Gadgets for humans

Now we know everything about Google’s Pixel 3 XL, the only option left is to make a movie about it

Larry Page is going to waterboard a YouTuber

Pixel 3 XL

Well, Google seems about as good as keeping its latest phones away from the public as a colander is at holding water.

Yes, as reported by the Android Police, the Pixel 3 XL has been leaked again. The site was sent images from a figure they call “Anonymous Alligator,” a Lyft driver who took some snaps of the phone after an individual forgot it in his vehicle.

Have a look:

Credit: Android Police
Whoever owns this phone needs to invest in a screen wipe (credit: Android Police)
Here it is… again (credit: Android Police)
And here’s its sweet little rump with identifying details removed (credit: Android Police)

On one hand, there isn’t too much we can learn from these photos that we haven’t learnt in a previous leak of the Pixel 3 XL. You know, like this one or this one, or even, this one.

Hell, you can even watch a full unboxing video right now, before Google has even confirmed the phone‘s release date.

It’s not like leaks by a lost device are new either – anyone remember when Gizmodo got hold of a prototype iPhone 4 in a bar?

But, in my mind, this latest leak is interesting. In a way.

Much of the previous coverage of the Pixel 3 XL happened because – allegedly – Google either lost track of a shipment of the phones (unlikely), or they were stolen (100 percent definitely the real story) – something suggested by this post (in Russian) on Rozetked. Thank you, Google Translate.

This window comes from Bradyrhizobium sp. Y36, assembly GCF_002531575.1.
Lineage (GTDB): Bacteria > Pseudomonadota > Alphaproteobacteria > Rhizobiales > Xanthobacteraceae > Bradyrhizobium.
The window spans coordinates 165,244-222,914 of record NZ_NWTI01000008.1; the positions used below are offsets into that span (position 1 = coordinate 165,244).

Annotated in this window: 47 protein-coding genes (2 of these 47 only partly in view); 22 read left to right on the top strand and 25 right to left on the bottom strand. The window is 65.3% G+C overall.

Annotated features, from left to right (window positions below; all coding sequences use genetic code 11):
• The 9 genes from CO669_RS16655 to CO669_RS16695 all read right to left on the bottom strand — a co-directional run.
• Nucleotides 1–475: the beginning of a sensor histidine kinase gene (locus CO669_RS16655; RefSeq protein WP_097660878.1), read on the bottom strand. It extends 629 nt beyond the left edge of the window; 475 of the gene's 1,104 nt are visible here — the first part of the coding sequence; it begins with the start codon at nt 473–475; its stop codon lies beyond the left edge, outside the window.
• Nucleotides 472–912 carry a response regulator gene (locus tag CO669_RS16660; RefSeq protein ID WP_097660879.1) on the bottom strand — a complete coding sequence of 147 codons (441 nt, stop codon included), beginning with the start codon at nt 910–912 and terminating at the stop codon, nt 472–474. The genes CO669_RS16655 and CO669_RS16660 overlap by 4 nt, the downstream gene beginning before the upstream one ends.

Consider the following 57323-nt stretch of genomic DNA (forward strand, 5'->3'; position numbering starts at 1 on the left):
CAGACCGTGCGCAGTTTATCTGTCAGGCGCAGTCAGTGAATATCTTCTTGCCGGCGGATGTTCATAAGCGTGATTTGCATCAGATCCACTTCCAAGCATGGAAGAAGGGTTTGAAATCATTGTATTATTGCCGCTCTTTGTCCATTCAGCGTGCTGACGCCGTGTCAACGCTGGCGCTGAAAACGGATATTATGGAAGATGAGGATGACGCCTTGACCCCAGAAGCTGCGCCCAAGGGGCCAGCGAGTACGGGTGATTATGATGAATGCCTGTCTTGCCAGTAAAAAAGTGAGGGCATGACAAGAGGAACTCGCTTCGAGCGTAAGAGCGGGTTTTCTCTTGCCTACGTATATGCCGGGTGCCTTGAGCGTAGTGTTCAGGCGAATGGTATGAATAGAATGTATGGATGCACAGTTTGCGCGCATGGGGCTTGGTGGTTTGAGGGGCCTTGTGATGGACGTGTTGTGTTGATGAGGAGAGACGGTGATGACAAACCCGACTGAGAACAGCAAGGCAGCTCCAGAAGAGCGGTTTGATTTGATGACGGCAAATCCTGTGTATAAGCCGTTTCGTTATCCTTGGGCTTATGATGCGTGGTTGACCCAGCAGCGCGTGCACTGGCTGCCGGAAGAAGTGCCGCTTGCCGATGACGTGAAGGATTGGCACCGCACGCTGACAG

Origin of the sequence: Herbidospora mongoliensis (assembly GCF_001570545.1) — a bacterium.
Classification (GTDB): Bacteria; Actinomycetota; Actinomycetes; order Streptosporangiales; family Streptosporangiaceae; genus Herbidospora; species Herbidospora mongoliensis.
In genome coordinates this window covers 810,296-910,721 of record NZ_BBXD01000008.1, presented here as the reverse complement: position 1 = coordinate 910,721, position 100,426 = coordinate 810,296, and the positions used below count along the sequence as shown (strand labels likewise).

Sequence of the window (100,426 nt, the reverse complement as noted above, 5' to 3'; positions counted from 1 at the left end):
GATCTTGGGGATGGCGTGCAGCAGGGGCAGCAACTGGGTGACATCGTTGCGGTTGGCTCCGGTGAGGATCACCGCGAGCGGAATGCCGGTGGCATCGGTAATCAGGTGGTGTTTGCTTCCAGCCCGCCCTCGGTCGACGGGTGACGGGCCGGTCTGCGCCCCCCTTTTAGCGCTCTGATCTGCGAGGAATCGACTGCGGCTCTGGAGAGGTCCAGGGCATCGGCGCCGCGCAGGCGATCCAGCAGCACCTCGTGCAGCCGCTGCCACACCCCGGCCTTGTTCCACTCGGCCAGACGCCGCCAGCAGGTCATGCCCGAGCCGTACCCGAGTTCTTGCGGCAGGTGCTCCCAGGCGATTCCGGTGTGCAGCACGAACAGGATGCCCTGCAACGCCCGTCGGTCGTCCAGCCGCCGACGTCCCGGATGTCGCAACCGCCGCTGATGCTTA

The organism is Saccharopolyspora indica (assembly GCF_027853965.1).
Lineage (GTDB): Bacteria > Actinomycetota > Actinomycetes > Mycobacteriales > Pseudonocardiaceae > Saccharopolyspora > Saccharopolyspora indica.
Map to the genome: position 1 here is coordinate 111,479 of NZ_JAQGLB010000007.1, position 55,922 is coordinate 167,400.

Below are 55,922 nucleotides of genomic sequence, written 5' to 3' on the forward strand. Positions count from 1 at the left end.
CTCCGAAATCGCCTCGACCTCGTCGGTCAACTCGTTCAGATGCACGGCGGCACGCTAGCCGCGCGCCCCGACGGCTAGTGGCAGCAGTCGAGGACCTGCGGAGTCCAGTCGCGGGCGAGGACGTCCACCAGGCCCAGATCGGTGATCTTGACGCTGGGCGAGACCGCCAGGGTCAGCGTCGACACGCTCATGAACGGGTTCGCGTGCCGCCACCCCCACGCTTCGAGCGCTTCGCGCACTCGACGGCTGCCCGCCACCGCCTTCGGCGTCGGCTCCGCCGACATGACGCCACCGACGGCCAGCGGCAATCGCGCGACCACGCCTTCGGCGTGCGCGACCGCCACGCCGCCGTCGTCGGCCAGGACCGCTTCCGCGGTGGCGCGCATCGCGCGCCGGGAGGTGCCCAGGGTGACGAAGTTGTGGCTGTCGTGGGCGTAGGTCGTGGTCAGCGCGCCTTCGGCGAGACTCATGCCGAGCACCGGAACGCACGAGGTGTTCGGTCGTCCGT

Despite this security breach, the individual who left their prototype Pixel 3 XL in a Lyft still, uh, left their prototype Pixel 3 XL in a Lyft.

This, to my mind, can be down to one of only two things:

  1. A sly and cunning long-term marketing plan to ensure everyone knows everything about the Pixel 3 XL eons before its release
  2. Bad luck

Now, Google might be a global titan with governmental amounts of power and influence, but I can’t imagine them giving away marketing power by ‘losing’ a shipment – it just seems too far-fetched.

That means its the second option: bad luck.

You might’ve heard of the phrase “when life gives you lemons make lemonade.” I’m sure this is fine advice if you’re a normal person, but Google could probably buy all of the world’s lemons and have enough left over to pick up all the other citrus fruits too.

Monetize, monetize, monetize.

For the immensely wealthy, there’s a different motto: when life doesn’t go to plan, turn it into a goddamn movie.

First off, that heist story will be hella cool. Secondly, I mean, how else are you meant to take control of the marketing and redefine the narrative?

Just imagine it… Sergey Brin hearing about the Pixel 3 XL heist, slamming his fist on his wooden desk, and calling up the goons, like M in the Bond franchise.

Larry Page waterboarding a YouTuber until they reveal who they got the phone from, just like 24.

Sundar Pichai finally tracking down the Russians responsible and giving them some Google justice, Taken-style. He can even make a “I’ve been searching for you” quip. It really just writes itself.

And, you know, creating a movie might actually surprise people – something the Pixel 3 XL has no chance of doing anymore.

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Published September 3, 2018 — 14:37 UTC